I actually had two interviews, one at my first choice college, Balliol and one at Christ Church. I stayed at Balliol College for 4 days and as you can imagine alot of the time is spent doing nothing (unless you use your time productively!) Both my interviews were of a technical nature and purely about chemistry. I can't remember being asked anything about my personal life at all.
My first interview was at Balliol and I was interviewed by 3 people, once from each branch or chemistry (organic, inorganic and physical). They were very friendly and tried to make me feel as comfortable as possible, even though I was nervous as hell. It was impossible not to look at one of the interviewers, as they sat in an arc around me. The room was nice and cosy, this made me feel better. My second interview was at Christ Church. Yet again, 3 interviewers, one from each major branch. Again, 3 very friendly blokes who made me feel comfortable. The room was nice, like a living room in fact.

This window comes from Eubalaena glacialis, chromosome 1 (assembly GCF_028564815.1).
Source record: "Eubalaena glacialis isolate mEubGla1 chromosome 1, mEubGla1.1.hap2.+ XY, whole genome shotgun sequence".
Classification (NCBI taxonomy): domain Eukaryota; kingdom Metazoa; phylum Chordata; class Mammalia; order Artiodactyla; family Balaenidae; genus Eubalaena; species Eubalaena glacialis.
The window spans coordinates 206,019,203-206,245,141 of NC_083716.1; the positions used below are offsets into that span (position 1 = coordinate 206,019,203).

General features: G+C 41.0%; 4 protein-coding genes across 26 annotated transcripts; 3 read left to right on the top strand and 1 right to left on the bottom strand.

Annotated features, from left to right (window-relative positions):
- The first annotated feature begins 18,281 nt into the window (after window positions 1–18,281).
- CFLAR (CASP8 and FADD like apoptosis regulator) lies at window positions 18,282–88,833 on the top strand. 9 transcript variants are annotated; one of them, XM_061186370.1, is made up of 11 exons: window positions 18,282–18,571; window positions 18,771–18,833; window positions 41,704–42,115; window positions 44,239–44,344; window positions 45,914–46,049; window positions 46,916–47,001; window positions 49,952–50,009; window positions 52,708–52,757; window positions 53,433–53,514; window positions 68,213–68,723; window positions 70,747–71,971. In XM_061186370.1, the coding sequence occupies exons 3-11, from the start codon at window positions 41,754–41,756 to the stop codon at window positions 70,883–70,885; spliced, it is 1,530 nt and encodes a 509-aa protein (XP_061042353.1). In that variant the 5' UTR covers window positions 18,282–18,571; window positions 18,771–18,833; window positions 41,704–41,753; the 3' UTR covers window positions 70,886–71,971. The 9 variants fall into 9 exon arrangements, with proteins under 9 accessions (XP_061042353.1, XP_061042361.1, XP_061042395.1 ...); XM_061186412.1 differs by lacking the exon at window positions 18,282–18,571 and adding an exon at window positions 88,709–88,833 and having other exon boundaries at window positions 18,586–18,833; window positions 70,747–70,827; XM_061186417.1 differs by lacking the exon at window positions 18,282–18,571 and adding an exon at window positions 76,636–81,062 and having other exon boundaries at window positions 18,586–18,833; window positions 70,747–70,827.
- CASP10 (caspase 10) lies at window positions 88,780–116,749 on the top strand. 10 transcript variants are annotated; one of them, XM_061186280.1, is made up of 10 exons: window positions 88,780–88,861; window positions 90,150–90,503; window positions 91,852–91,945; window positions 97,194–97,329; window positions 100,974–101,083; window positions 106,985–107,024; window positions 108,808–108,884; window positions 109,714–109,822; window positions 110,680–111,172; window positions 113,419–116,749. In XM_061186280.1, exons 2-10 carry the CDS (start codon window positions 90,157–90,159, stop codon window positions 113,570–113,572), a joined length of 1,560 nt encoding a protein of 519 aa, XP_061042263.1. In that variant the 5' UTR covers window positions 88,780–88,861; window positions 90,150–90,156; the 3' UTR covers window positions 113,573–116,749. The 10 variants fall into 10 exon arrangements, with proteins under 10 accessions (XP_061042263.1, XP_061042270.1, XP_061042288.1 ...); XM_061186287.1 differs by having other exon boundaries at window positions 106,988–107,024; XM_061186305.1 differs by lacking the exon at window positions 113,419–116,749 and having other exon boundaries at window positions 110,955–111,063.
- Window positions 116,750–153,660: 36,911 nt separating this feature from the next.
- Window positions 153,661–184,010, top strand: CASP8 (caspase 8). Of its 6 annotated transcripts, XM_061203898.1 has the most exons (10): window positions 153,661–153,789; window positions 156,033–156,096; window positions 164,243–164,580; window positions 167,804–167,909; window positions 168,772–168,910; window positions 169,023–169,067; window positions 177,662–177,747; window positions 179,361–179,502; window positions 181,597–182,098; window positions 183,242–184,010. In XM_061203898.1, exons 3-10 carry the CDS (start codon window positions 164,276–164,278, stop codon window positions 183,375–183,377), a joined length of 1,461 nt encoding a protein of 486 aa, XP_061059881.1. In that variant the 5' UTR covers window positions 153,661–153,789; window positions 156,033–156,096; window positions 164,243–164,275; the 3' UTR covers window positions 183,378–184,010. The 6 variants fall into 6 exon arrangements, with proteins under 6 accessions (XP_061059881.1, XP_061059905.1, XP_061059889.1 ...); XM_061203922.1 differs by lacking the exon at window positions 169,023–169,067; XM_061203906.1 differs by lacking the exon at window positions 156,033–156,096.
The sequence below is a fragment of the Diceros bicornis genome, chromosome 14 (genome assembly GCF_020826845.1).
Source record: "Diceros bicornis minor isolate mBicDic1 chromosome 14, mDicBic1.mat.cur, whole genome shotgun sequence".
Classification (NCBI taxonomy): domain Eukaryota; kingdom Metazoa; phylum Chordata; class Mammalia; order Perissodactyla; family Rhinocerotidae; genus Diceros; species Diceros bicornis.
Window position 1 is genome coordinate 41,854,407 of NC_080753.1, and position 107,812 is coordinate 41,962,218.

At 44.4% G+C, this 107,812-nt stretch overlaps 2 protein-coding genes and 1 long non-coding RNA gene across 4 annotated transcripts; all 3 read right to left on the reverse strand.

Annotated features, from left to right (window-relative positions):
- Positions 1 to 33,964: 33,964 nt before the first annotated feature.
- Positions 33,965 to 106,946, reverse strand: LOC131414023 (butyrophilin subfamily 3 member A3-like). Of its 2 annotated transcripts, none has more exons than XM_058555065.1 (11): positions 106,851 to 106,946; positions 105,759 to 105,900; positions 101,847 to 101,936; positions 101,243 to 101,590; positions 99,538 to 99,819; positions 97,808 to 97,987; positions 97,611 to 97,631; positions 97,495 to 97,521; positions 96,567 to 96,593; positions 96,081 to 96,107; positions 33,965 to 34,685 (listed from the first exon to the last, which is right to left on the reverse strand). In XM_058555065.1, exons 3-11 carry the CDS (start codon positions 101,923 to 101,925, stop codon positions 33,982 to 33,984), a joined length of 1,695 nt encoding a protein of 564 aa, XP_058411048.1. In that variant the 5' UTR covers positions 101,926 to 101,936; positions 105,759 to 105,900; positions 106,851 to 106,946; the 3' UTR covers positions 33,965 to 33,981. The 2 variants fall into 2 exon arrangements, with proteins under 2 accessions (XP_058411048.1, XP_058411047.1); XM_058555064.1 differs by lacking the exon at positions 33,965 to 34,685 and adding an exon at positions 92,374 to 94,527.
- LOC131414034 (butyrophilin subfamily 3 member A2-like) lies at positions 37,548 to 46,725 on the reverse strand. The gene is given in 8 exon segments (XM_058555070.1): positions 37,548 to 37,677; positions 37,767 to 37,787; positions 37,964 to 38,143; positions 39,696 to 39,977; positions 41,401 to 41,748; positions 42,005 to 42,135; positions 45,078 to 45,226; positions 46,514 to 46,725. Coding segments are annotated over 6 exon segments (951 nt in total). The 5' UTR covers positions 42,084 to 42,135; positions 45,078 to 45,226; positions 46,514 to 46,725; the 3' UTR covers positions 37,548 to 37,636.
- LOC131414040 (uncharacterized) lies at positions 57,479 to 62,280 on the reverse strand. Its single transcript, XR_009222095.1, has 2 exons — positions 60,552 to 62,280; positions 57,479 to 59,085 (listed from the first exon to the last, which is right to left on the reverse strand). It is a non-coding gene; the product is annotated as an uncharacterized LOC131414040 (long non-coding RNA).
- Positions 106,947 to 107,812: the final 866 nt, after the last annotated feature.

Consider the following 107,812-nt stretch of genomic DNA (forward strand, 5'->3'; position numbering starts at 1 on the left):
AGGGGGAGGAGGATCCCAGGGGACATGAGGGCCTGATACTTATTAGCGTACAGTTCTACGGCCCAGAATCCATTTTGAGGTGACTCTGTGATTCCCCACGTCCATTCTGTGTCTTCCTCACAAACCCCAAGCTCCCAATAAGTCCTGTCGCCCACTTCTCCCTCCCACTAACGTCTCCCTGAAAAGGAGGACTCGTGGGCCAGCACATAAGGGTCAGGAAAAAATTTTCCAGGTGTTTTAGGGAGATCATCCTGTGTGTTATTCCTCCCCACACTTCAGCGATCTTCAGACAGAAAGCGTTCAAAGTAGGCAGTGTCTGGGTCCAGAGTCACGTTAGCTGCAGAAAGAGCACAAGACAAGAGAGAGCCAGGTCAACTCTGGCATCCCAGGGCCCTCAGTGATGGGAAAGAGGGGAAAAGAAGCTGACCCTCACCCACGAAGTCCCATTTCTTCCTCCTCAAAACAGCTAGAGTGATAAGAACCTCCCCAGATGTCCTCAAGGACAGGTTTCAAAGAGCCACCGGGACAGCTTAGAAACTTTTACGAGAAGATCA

Both my interviews were of a technical chemistry nature. At my first interview I was first interviewed by the organic chemistry tutor. He asked me about alcohols, aldehydes and ketones and the way in which they can be distinguished between each other both chemically and physically. I think I also had to write some oxidation of alcohols equations down on a piece of paper too. i can't remember if I had to do a mechanism or not but I think I did. The first thing the inorganic tutor did was hold up two molecules in front of me (models obviously). At first sight and to a none chemist they would appear the same but infact they were optical isomers (one being the mirror image of the other - a chiral centre). He asked about the effects this has in nature and pharmaceuticals. That is all I can remember from the inorganic chap. I was only asked one thing by the physical chemistry tutor and in my opinion I made a serious cock up and I didn't get the grasp of what was being said. I found out afterwards that the same thing had been discussed on some TV lectures (I wish I had seen it!) Anyway I was posed this scenario: There are 3 doors in a line and behind one of the doors is a sports car which you can win. Initially you go and stand behind the middle door and choose it. At this point someone opens the left hand door and you see that there is no car behind it. To maximise your chance of winning the car do you stay behind the middle door and choose it or do you move to the door to the right and choose that??? I had absolutely no idea what he was getting at, I knew it was something to do with probability but I knew there would be a catch. Anyway after I finally got the scenario worked out in my head I said the door to the right. He asked me why and so I jokingly said that if is was behind the middle door then you would have seen the bonnet stick out in the left door when it was opened. This gained some quiet chuckles from the other two interviewers. Anyway moving to the right is the correct answer, I don't quite understand why still. The reason is something to do with initially the chance of it being behind any door is 1/3. When you choose the middle door the chance of it being behind there is 1/3 and so the chance of it being behind either of the other two doors is 2/3. However the door on the left is opened and there is no car behind it. So the probability of it being behind the door on the right remains 2/3. I still don't get it, LOL. My second interview was also totally technial, I can't remember it as vividly as my interview at Balliol though. If I can remember rightly it was mostly inorganic. Alot of stuff asked about the shapes of molecules. Everything seemed to flow quite well in the interview too, we moved from one thing to the next slowly. I can remember we talked about BF3 quite a bit and co-ordinate bonds came in to the conversation alot as well. (Profile 72)